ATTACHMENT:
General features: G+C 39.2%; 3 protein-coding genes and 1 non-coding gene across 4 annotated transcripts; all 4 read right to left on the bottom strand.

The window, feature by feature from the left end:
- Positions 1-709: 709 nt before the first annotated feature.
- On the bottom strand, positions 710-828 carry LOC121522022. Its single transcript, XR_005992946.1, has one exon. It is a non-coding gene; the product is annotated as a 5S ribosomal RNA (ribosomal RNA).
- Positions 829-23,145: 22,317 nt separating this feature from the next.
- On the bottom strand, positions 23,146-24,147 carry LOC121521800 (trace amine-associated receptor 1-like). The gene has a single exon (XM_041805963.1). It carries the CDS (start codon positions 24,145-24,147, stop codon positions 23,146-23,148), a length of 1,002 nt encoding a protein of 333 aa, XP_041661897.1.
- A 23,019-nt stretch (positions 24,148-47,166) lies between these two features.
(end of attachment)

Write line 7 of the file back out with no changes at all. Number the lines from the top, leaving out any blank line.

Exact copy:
- A 23,019-nt stretch (positions 24,148-47,166) lies between these two features.